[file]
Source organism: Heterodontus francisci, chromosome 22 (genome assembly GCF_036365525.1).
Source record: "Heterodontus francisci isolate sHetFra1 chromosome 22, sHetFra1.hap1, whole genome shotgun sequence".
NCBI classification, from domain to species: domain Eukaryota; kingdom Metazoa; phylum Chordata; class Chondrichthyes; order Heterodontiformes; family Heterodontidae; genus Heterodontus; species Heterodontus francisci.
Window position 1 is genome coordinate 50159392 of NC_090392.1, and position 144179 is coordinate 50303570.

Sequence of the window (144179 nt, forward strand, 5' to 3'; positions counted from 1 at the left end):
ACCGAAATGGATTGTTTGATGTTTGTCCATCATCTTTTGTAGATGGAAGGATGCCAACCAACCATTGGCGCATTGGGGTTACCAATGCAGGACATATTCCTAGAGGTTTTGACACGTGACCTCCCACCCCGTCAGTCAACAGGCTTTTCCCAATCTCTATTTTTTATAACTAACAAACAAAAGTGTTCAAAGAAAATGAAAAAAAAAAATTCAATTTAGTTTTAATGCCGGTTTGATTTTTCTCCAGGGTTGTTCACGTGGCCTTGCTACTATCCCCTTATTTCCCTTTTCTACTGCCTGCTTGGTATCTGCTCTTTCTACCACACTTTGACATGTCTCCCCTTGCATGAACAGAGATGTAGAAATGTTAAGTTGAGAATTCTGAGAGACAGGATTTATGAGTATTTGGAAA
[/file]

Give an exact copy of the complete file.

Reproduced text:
Source organism: Heterodontus francisci, chromosome 22 (genome assembly GCF_036365525.1).
Source record: "Heterodontus francisci isolate sHetFra1 chromosome 22, sHetFra1.hap1, whole genome shotgun sequence".
NCBI classification, from domain to species: domain Eukaryota; kingdom Metazoa; phylum Chordata; class Chondrichthyes; order Heterodontiformes; family Heterodontidae; genus Heterodontus; species Heterodontus francisci.
Window position 1 is genome coordinate 50159392 of NC_090392.1, and position 144179 is coordinate 50303570.

Sequence of the window (144179 nt, forward strand, 5' to 3'; positions counted from 1 at the left end):
ACCGAAATGGATTGTTTGATGTTTGTCCATCATCTTTTGTAGATGGAAGGATGCCAACCAACCATTGGCGCATTGGGGTTACCAATGCAGGACATATTCCTAGAGGTTTTGACACGTGACCTCCCACCCCGTCAGTCAACAGGCTTTTCCCAATCTCTATTTTTTATAACTAACAAACAAAAGTGTTCAAAGAAAATGAAAAAAAAAAATTCAATTTAGTTTTAATGCCGGTTTGATTTTTCTCCAGGGTTGTTCACGTGGCCTTGCTACTATCCCCTTATTTCCCTTTTCTACTGCCTGCTTGGTATCTGCTCTTTCTACCACACTTTGACATGTCTCCCCTTGCATGAACAGAGATGTAGAAATGTTAAGTTGAGAATTCTGAGAGACAGGATTTATGAGTATTTGGAAA